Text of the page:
Want to read more?
At the start of the pandemic in March we took the decision to make online access to our news free of charge by taking down our paywall. At a time where accurate information about Covid-19 was vital to our community, this was the right decision – even though it meant a drop in our income. In order to help safeguard the future of our journalism, the time has now come to reinstate our paywall,
However, rest assured that access to all Covid related news will still remain free. To access all other news will require a subscription, as it did pre-pandemic.
The good news is that for the whole of December we will be running a special discounted offer to get 3 months access for the price of one month. Thank you for supporting us during this incredibly challenging time.
We value our content and our journalists, so to get full access to all your local news updated 7-days-a-week – PLUS an e-edition of the Arran Banner – subscribe today for as little as 48 pence per week.
Bird Notes by Jim Cassels
In breeding plumage, the correct name of the ruddy turnstone is apt. These delightful shore birds have been reported in every month of the year on Arran, turning, not only, stones with their bill in their characteristic way, but seaweed and other items on the shore in the search of insects and other invertebrates.
These birds breed on the tundra all round the Arctic, usually starting to breed in their second year. They winter on the coasts of western Europe, Africa, southern Asia, Australasia including New Zealand, the west coast of North and South America, the Gulf of Mexico and can be seen on almost any coast in the world especially intertidal rocky shores.
On Arran, turnstones are passage migrants and winter visitors. Most of the turnstones wintering in the UK breed in northeast Canada and northern Greenland. The first wintering birds arrive in July and the main influx lasts from late August to early October. Studies in Scotland have shown that individual birds are remarkably faithful to their wintering area, within and between winters, returning to the same shore year after year with around 86 per cent of adults surviving from one winter to the next.
A study in Australia tracked four birds for a year. In six days they flew from Victoria to Taiwan a distance of 4,700 miles, then on to northern Siberia, where they nested and reared young in six weeks, before heading through the Pacific back to Victoria, a total distance of 16,800 miles. As many of these birds live around 20 years their lifetime travel is huge.
The autumn months, when some returning adult birds are in their ruddy breeding plumage, is a good time to look for these remarkable birds turning stones on our shores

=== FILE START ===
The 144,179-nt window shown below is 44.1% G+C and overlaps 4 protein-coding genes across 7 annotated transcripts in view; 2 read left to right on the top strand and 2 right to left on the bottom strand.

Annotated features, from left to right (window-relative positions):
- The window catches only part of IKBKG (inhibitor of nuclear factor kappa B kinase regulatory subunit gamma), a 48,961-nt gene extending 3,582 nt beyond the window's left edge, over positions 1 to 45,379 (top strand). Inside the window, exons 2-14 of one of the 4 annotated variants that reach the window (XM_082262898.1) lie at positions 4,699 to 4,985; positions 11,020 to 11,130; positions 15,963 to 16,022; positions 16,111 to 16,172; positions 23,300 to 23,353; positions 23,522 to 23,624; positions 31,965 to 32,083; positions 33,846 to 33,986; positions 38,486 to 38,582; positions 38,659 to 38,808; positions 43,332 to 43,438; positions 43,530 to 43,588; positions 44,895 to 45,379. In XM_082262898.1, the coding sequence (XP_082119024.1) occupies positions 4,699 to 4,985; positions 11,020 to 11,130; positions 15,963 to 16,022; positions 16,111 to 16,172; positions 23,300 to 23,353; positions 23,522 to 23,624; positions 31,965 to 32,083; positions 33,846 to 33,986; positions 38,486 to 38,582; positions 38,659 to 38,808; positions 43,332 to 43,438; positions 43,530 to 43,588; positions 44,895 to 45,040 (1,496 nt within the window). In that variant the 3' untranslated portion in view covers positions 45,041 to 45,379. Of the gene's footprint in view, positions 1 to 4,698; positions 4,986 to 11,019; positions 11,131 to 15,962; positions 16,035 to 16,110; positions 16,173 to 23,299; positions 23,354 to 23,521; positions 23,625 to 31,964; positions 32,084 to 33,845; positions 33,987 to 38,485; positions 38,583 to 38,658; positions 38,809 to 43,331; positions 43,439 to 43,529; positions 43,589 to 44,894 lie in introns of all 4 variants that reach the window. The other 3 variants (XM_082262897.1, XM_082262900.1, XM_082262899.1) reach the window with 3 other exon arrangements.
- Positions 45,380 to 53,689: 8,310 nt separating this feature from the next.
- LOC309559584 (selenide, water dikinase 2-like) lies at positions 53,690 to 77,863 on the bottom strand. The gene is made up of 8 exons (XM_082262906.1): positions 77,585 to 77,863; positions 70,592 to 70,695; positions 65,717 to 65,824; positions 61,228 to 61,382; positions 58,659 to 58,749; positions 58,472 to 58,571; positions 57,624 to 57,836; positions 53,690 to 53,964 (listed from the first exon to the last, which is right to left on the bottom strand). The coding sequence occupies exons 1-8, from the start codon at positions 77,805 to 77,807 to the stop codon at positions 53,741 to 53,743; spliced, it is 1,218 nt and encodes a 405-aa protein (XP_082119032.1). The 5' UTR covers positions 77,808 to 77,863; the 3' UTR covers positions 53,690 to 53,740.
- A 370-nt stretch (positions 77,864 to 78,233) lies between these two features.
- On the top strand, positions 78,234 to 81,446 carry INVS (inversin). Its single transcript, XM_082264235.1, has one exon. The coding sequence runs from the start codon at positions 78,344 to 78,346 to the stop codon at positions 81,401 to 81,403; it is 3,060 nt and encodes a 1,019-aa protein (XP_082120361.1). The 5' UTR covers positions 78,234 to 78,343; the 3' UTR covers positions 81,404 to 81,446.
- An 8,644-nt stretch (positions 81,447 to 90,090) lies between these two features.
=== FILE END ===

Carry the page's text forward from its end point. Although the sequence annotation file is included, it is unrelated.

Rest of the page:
Enjoy your birding and keep safe.
Please send any bird notes with ‘what, when, where’ to me at Kilpatrick Kennels, Kilpatrick, Blackwaterfoot, KA27 8EY, or e mail me at firstname.lastname@example.org I look forward to hearing from you. For more information on birding on Arran purchase the Arran Bird Report, the first 40 years, which includes the annual report for 2019 and visit this website www.arranbirding.co.uk
A turnstone in its ruddy coloured breeding plumage. NO_B42bird01
A turnstone in its non-breeding plumage. NO_B42bird02
Photos Simon Davies
Sidebar – with two photographs
Headline: White-headed finch sightings
In September, photographs of two unusual looking birds were sent to me. One was photographed in a garden in Lochranza and the other at the Wineport in Strabane. In both cases the photographers were not sure what these birds were.
The first one was with goldfinches and the second one was with chaffinches. That was a clue to their identity. The first was an unusual goldfinch and the second an unusual chaffinch. Both had unusual amounts of white feathers. Birds like this are said to be leucistic. They are not a separate species just individual birds with this condition.
Sometimes the condition makes the plumage entirely white and sometimes there are varying sizes of patches of white, as in these photographs. It is thought to happen when the plumage lacks melanin pigment due to the cells responsible for making melanin being absent.
There is much more information on this link leucism and albinism | BTO – British Trust for Ornithology https://www.bto.org/our-science/projects/gbw/gardens-wildlife/garden-birds/behaviour/plumage/leucism and within this link there is a place where these unusual birds can be reported.
20 years ago
The unusual goldfinch. Photo Douglas Coulter NO_B42finch01
The rare chaffinch. Photo Linda Walker NO_B42finch02